Incidentally, teachernet publications keeps denying me an order saying I'm not eligible or something similar. Does anyone else have this problem? It happened again yesterday when I wanted the latest Every Child a Talker stuff...... Maybe I've exceeded my limit for the year! Anyhow, I emailed an order in the hope that works, lol!

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LJW I often have that problem. If you call them they can sometimes over ride the system for you. Other publications are restricted to schools and even though their content is clearly aimed at EY practitioners we can't order them. I have a local friendly school who will let me have them delivered to them but you have to order over the phone in this case.

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thanks to everyone here. Always good advice! I did mention said document to the advisor and she hadn't yet heard of it which I found very amusing and jotted it down to get herself a copy! Unfortunately she is an early years specialist so I am slightly worried when she insists we should have themes and not to go with the children's learning and ideas since this is an 'old idea' of Shirley Clarkes. I just think the more people who get involved with EYFS and meddle with good practice the more confusing it all seems to get. Every time i think, yep I've got it! Something else comes along to put a spanner in the works. AHHHHHHHHHHHHHHHHHHHHHHHHHHHH!!!!

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Coincidently I am re reading "Like Bees not Butterflies" (child initiated learning in the early years). Interesting reading for anyone interested.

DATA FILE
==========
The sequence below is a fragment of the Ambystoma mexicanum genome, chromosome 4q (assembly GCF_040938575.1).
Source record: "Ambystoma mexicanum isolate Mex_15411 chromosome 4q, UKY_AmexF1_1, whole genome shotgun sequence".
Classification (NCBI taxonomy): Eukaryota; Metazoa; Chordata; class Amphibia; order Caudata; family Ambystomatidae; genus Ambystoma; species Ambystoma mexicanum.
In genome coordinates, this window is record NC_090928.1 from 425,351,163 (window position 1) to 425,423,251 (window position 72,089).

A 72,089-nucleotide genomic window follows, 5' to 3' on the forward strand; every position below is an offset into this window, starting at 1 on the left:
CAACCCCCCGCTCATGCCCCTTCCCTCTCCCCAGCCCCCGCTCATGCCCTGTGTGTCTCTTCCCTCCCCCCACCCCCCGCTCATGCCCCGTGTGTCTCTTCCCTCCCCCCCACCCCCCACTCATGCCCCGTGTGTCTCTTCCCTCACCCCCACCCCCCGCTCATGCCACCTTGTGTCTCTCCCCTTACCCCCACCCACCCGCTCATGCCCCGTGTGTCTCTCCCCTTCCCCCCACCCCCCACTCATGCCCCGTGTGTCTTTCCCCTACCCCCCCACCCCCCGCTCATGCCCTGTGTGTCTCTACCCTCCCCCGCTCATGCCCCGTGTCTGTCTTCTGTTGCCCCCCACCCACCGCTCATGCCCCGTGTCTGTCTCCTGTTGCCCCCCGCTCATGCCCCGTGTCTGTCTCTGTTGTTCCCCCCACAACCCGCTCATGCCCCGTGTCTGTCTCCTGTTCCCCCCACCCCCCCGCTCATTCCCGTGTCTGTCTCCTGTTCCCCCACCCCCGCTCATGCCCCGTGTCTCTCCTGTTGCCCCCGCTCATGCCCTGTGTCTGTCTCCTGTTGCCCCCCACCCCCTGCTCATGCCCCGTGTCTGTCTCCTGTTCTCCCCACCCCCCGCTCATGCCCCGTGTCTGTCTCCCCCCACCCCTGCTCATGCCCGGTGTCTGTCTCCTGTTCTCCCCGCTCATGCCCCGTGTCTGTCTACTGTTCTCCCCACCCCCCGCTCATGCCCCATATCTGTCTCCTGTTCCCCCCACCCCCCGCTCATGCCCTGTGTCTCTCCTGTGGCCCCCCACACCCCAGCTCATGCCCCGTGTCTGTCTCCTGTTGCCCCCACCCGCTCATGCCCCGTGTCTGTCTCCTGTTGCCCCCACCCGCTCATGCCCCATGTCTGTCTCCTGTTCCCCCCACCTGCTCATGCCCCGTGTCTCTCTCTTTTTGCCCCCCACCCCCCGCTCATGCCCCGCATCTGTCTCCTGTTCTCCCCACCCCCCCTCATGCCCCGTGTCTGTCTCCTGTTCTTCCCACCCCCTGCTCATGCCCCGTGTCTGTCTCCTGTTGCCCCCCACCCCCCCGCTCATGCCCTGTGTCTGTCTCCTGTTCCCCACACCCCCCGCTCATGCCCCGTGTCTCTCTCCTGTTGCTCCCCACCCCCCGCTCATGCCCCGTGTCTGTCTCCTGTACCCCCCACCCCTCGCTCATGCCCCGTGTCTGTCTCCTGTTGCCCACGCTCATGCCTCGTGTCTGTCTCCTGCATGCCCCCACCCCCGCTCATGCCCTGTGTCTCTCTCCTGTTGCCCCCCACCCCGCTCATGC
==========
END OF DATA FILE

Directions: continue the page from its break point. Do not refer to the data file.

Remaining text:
A chapter by Jennie Lindon ~

" Words matter, and a primary school definition of "child initiated" has slid unannounced into some early years thinking. In the more structured primary school day, small windows of choice are sometimes called "child initiated time". ...

The school model leads to a working definition of "child initiated" that includes as given, a great deal of adult input."

She goes on to say

" Initiate means to begin or start, to enter upon an action or activity, to introduce or set something going, to originate. So to be truly child initiated experiences and activities have to be genuinely chosen and organised by children.

However, when early years practitioners accept the 'primary school' definition described above they open the door for a disruption of early childhood."

 

Penny Tassoni says

 

"Child Initiated activities where children are actively making choices and designing their own play, can be very creative and are therefore an important way to support children. It is vital that adults take an interest when children are playing this way, but that they do not change the nature of the play or seek ownership.

 

 

I think this is the key to your difficulty. CIL requires children to choose their own resources (from a selection that are always readily available plus enhancements provided by an adult to extend play) and to choose how they use those resources.

 

 

It is not truly CIL when adults

 

* set an agenda or suggest what children are to do

* send children to a particular area

* limit what they can use

* organise groups to "play" together

* limit the time children can spend in an area

* rotate groups around provision

 

 

When children are initiating their own learning they decide

 

* where to go

* what to do within boundaries of expectations of behaviour

* who to collaborate with

* how long to be there within the boundaries of the day